Camden-Lock

As with so many London locations, the name Camden Town comes from a previous landowner – but more indirectly it originates with the great 16th and 17th century antiquarian and topographer William Camden.

The story goes like this: late in his life William Camden – author of Britannia, a comprehensive description of Great Britain and Ireland – settled near Chislehurst in Kent on a property which became known as Camden Place.

In the 18th century, the property came into the possession of Sir Charles Pratt, a lawyer and politician (among other things, he was Lord Chancellor in the reign of King George III), who was eventually named 1st Earl of Camden.

It was Pratt who, having come into the possession of the property by marriage, in about 1791 divided up land he owned just to the north of London (which has apparently once been the property of St Paul’s Cathedral) and leased it, resulting in the development of what became Camden Town (Pratt, himself, meanwhile, is memorialised in the name of Pratt Street which runs between Camden High Street and Camden Street).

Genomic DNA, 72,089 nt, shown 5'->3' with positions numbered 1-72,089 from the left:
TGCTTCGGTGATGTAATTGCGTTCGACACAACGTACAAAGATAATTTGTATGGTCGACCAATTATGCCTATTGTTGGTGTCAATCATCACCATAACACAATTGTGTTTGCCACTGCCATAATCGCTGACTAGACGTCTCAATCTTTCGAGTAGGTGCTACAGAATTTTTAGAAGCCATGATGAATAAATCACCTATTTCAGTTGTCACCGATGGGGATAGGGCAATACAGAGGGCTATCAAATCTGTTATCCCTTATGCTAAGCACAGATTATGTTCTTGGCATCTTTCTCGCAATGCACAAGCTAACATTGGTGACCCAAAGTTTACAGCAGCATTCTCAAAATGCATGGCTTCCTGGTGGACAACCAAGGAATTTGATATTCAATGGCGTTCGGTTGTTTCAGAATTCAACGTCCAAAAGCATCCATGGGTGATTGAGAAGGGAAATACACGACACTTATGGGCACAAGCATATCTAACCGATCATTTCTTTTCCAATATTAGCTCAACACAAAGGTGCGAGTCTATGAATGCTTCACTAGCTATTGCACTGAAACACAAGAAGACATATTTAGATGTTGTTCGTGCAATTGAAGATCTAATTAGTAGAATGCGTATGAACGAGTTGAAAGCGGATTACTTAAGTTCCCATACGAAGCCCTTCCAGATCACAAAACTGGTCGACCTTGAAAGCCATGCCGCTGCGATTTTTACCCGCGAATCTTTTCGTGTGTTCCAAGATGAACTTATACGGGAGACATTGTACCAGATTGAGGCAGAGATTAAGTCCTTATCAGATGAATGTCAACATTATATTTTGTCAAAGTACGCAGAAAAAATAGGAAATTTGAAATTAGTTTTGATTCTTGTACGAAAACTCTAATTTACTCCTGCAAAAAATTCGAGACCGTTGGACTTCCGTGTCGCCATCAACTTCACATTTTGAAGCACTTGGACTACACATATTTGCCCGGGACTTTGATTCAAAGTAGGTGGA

In 1816, the area received a boost when Regent’s Canal was built through it – the manually operated, twin Camden Lock is located in the heart of Camden Town.

Although it has long carried a reputation of one of the less salubrious of London’s residential neighbourhoods (a reputation which is changing), Camden Town is today a vibrant melting pot of cultures, thanks, in no small part, to the series of markets, including the Camden Lock Market, located there as well as its live music venues.

Past residents have included author Charles Dickens, artist (and Jack the Ripper candidate) Walter Sickert, a member of the so-called ‘Camden Town Group’ of artists, and, in more recent times, the late singer Amy Winehouse.